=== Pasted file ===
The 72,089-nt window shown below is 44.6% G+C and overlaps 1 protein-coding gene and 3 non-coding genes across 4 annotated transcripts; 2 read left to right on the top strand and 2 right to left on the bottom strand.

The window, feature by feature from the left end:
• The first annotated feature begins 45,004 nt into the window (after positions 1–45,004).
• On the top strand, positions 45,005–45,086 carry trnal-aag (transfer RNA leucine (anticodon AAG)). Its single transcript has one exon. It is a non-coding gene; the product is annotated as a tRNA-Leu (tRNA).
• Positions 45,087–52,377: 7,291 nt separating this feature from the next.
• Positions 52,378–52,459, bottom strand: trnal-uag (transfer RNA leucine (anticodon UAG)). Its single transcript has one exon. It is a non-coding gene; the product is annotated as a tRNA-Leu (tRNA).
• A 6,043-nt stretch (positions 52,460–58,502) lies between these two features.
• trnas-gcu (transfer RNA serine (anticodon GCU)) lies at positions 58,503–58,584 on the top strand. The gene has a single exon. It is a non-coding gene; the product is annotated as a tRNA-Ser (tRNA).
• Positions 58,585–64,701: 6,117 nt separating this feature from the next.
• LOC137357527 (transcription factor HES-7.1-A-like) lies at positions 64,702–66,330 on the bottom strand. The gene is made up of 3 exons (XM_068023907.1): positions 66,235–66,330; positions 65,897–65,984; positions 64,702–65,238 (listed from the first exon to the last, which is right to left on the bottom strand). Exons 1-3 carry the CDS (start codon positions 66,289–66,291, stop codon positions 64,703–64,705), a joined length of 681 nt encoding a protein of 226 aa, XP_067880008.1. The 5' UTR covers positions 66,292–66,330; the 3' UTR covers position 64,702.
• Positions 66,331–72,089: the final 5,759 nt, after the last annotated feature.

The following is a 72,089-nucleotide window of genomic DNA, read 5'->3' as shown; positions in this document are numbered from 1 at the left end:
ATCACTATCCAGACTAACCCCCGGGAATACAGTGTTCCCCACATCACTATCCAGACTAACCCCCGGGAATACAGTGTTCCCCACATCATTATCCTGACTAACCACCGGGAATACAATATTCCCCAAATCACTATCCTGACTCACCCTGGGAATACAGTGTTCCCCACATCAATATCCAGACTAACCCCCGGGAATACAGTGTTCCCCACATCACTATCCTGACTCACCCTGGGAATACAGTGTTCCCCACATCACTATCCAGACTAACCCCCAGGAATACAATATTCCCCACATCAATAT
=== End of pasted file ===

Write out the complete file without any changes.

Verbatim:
The 72,089-nt window shown below is 44.6% G+C and overlaps 1 protein-coding gene and 3 non-coding genes across 4 annotated transcripts; 2 read left to right on the top strand and 2 right to left on the bottom strand.

The window, feature by feature from the left end:
• The first annotated feature begins 45,004 nt into the window (after positions 1–45,004).
• On the top strand, positions 45,005–45,086 carry trnal-aag (transfer RNA leucine (anticodon AAG)). Its single transcript has one exon. It is a non-coding gene; the product is annotated as a tRNA-Leu (tRNA).
• Positions 45,087–52,377: 7,291 nt separating this feature from the next.
• Positions 52,378–52,459, bottom strand: trnal-uag (transfer RNA leucine (anticodon UAG)). Its single transcript has one exon. It is a non-coding gene; the product is annotated as a tRNA-Leu (tRNA).
• A 6,043-nt stretch (positions 52,460–58,502) lies between these two features.
• trnas-gcu (transfer RNA serine (anticodon GCU)) lies at positions 58,503–58,584 on the top strand. The gene has a single exon. It is a non-coding gene; the product is annotated as a tRNA-Ser (tRNA).
• Positions 58,585–64,701: 6,117 nt separating this feature from the next.
• LOC137357527 (transcription factor HES-7.1-A-like) lies at positions 64,702–66,330 on the bottom strand. The gene is made up of 3 exons (XM_068023907.1): positions 66,235–66,330; positions 65,897–65,984; positions 64,702–65,238 (listed from the first exon to the last, which is right to left on the bottom strand). Exons 1-3 carry the CDS (start codon positions 66,289–66,291, stop codon positions 64,703–64,705), a joined length of 681 nt encoding a protein of 226 aa, XP_067880008.1. The 5' UTR covers positions 66,292–66,330; the 3' UTR covers position 64,702.
• Positions 66,331–72,089: the final 5,759 nt, after the last annotated feature.

The following is a 72,089-nucleotide window of genomic DNA, read 5'->3' as shown; positions in this document are numbered from 1 at the left end:
ATCACTATCCAGACTAACCCCCGGGAATACAGTGTTCCCCACATCACTATCCAGACTAACCCCCGGGAATACAGTGTTCCCCACATCATTATCCTGACTAACCACCGGGAATACAATATTCCCCAAATCACTATCCTGACTCACCCTGGGAATACAGTGTTCCCCACATCAATATCCAGACTAACCCCCGGGAATACAGTGTTCCCCACATCACTATCCTGACTCACCCTGGGAATACAGTGTTCCCCACATCACTATCCAGACTAACCCCCAGGAATACAATATTCCCCACATCAATAT